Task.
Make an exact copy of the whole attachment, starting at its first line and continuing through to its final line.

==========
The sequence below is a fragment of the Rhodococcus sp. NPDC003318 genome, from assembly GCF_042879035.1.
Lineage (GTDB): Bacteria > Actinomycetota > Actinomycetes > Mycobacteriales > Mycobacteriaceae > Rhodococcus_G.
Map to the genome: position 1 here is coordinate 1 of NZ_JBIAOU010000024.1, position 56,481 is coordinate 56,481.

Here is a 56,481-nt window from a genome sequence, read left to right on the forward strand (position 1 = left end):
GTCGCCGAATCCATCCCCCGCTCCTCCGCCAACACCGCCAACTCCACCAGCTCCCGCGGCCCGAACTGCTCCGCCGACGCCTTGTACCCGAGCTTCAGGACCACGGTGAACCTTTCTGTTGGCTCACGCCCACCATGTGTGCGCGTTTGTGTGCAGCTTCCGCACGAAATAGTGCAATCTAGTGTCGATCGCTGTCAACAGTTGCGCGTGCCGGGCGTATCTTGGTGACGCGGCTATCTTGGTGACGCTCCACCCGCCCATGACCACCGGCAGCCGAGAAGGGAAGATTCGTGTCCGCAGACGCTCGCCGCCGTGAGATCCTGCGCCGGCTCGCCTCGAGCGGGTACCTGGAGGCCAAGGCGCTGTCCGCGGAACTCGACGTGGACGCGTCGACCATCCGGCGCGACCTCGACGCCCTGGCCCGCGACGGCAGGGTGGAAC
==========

The sequence below is a fragment of the Rhodococcus sp. NPDC003318 genome, from assembly GCF_042879035.1.
Lineage (GTDB): Bacteria > Actinomycetota > Actinomycetes > Mycobacteriales > Mycobacteriaceae > Rhodococcus_G.
Map to the genome: position 1 here is coordinate 1 of NZ_JBIAOU010000024.1, position 56,481 is coordinate 56,481.

Here is a 56,481-nt window from a genome sequence, read left to right on the forward strand (position 1 = left end):
GTCGCCGAATCCATCCCCCGCTCCTCCGCCAACACCGCCAACTCCACCAGCTCCCGCGGCCCGAACTGCTCCGCCGACGCCTTGTACCCGAGCTTCAGGACCACGGTGAACCTTTCTGTTGGCTCACGCCCACCATGTGTGCGCGTTTGTGTGCAGCTTCCGCACGAAATAGTGCAATCTAGTGTCGATCGCTGTCAACAGTTGCGCGTGCCGGGCGTATCTTGGTGACGCGGCTATCTTGGTGACGCTCCACCCGCCCATGACCACCGGCAGCCGAGAAGGGAAGATTCGTGTCCGCAGACGCTCGCCGCCGTGAGATCCTGCGCCGGCTCGCCTCGAGCGGGTACCTGGAGGCCAAGGCGCTGTCCGCGGAACTCGACGTGGACGCGTCGACCATCCGGCGCGACCTCGACGCCCTGGCCCGCGACGGCAGGGTGGAAC